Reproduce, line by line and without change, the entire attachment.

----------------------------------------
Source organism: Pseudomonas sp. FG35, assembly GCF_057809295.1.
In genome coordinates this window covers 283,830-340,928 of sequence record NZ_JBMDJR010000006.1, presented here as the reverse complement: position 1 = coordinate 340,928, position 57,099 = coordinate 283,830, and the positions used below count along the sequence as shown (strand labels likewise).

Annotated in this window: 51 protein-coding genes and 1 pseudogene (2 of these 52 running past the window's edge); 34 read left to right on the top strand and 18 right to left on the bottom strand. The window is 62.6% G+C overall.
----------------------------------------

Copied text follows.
Source organism: Pseudomonas sp. FG35, assembly GCF_057809295.1.
In genome coordinates this window covers 283,830-340,928 of sequence record NZ_JBMDJR010000006.1, presented here as the reverse complement: position 1 = coordinate 340,928, position 57,099 = coordinate 283,830, and the positions used below count along the sequence as shown (strand labels likewise).

Annotated in this window: 51 protein-coding genes and 1 pseudogene (2 of these 52 running past the window's edge); 34 read left to right on the top strand and 18 right to left on the bottom strand. The window is 62.6% G+C overall.